The Luxurist

A compendium for luxury living


Bedside Table Lamps: Organic v. Glamorous

Two talented designers weigh in on distinct styles for the boudoir

Linda Holmes By Linda HolmesInteriors Director

When it comes to bedside lighting, some designers favour a more earthy look whilst others believe it’s all about refined detailing. Here, two London interior designers go head to head.

Organic Bedside Table Lamps

Natalia Miyar says: “Tactility is important to me and I love to play with materials and textures, juxtaposing them in interesting ways. I like the contrast of, say, metal and timber or linen and velvet, pairing a lamp base with a lamp shade you wouldn’t initially think of as I did in this project is a great way to make your lamp individual and personal within a room.

Natalia Miyar Bedroom – Shop Bedside Table Lamps at

Image Credit: Natalia Miyar

If you consider a natural environment such as a beach or a forest, there are no completely smooth or featureless surfaces, no total rest for the eye, and yet the result is energising rather than frenetic. I like the effect of earthy and organic looks and this ‘less done’ approach gives a homely feel when accompanied by glamorous splashes of colour and beautiful pieces of artwork. Lamps can take over a room if they are too formal, and in this project I like the contrasting neatness of the shade with the gentler look of the base. Alongside the mix of the textures and pattern in the room this natural feel really works.”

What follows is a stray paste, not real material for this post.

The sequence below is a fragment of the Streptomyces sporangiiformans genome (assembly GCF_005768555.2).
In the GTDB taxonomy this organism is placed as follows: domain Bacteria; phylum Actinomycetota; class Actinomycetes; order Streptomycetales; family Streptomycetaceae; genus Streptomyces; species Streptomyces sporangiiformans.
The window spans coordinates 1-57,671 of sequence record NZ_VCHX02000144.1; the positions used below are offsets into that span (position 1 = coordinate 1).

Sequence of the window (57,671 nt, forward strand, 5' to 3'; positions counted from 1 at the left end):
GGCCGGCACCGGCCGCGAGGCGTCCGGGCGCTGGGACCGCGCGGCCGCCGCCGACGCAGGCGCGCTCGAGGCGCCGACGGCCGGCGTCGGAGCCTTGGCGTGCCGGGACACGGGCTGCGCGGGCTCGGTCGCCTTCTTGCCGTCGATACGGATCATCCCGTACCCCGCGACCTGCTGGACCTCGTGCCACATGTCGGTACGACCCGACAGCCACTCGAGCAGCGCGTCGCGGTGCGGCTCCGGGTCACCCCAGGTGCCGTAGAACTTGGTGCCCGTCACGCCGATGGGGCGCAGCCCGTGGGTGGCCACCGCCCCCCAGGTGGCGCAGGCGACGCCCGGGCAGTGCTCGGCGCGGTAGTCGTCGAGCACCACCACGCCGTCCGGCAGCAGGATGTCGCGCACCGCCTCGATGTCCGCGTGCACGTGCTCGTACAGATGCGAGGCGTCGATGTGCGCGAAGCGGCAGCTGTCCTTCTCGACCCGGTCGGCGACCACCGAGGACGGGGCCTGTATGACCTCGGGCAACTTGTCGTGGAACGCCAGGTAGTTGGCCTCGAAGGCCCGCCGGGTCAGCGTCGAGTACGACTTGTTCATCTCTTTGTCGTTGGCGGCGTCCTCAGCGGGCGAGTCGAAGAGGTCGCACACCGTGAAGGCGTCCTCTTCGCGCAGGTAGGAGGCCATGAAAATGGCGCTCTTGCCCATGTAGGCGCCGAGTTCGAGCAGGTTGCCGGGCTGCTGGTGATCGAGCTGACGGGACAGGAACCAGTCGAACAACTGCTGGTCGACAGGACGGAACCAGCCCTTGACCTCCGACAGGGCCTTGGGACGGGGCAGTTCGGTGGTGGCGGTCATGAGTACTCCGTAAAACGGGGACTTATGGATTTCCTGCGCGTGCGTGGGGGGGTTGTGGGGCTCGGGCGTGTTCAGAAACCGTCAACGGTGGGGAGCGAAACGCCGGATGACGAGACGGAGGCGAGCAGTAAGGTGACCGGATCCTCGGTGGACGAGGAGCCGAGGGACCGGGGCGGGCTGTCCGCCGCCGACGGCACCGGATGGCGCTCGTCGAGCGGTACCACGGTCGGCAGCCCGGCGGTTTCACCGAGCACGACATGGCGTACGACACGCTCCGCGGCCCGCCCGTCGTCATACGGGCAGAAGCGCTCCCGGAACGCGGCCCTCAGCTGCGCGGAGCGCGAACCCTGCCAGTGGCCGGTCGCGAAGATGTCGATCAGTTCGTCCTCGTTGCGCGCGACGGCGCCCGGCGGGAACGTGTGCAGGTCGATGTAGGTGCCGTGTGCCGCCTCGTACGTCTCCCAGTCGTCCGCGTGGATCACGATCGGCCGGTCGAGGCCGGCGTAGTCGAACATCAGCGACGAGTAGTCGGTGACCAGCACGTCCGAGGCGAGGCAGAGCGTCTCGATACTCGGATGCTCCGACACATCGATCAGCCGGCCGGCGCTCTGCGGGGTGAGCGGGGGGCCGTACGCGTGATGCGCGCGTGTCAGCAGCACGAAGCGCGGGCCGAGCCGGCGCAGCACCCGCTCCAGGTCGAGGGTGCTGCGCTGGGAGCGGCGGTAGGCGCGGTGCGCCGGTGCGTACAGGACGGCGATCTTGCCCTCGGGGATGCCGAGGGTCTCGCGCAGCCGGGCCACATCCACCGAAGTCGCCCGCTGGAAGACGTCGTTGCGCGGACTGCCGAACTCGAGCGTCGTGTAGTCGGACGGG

Laura Hammett Bedroom – Shop Bedside Table Lamps at

Image Credit: Laura Hammett

Glamorous Bedside Table Lamps

Laura Hammett says: “We don’t like to repeat our lamps too often given the number of projects we design. We want our clients to feel like they’re getting a bespoke service, so we are always on the hunt for new and unique pieces. However, I do have a preference for sculptural looking bases, generally. For example, the glass lamps we use are all handmade so naturally no two will ever be exactly the same. This is particularly evident in the pieces that have been twisted and contain these bubbles inside them (a glassmaking technique called pulegoso).

I think with lamps it’s almost treating them a bit like the jewellery of an interior. You’ve got your furniture, you’ve got your fabrics and then you dress it up with something a little special.”